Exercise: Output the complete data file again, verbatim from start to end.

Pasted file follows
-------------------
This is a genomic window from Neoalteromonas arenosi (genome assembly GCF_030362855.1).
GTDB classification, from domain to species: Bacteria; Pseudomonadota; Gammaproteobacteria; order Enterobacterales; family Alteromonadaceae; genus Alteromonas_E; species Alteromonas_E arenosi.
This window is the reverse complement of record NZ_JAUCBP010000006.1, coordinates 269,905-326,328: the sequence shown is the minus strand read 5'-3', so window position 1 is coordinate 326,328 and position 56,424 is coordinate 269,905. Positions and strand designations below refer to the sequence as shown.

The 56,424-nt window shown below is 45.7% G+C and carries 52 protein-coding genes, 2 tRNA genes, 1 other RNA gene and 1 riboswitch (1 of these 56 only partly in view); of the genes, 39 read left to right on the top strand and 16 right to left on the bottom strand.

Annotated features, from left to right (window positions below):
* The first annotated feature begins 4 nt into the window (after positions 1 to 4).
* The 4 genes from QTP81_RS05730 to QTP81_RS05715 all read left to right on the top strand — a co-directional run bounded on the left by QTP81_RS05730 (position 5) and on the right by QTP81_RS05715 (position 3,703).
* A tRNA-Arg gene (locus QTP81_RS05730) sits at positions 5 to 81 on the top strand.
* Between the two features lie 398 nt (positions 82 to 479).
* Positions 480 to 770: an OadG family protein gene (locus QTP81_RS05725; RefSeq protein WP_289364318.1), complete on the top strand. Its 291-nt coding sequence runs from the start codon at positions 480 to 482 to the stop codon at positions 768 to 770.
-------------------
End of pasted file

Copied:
This is a genomic window from Neoalteromonas arenosi (genome assembly GCF_030362855.1).
GTDB classification, from domain to species: Bacteria; Pseudomonadota; Gammaproteobacteria; order Enterobacterales; family Alteromonadaceae; genus Alteromonas_E; species Alteromonas_E arenosi.
This window is the reverse complement of record NZ_JAUCBP010000006.1, coordinates 269,905-326,328: the sequence shown is the minus strand read 5'-3', so window position 1 is coordinate 326,328 and position 56,424 is coordinate 269,905. Positions and strand designations below refer to the sequence as shown.

The 56,424-nt window shown below is 45.7% G+C and carries 52 protein-coding genes, 2 tRNA genes, 1 other RNA gene and 1 riboswitch (1 of these 56 only partly in view); of the genes, 39 read left to right on the top strand and 16 right to left on the bottom strand.

Annotated features, from left to right (window positions below):
* The first annotated feature begins 4 nt into the window (after positions 1 to 4).
* The 4 genes from QTP81_RS05730 to QTP81_RS05715 all read left to right on the top strand — a co-directional run bounded on the left by QTP81_RS05730 (position 5) and on the right by QTP81_RS05715 (position 3,703).
* A tRNA-Arg gene (locus QTP81_RS05730) sits at positions 5 to 81 on the top strand.
* Between the two features lie 398 nt (positions 82 to 479).
* Positions 480 to 770: an OadG family protein gene (locus QTP81_RS05725; RefSeq protein WP_289364318.1), complete on the top strand. Its 291-nt coding sequence runs from the start codon at positions 480 to 482 to the stop codon at positions 768 to 770.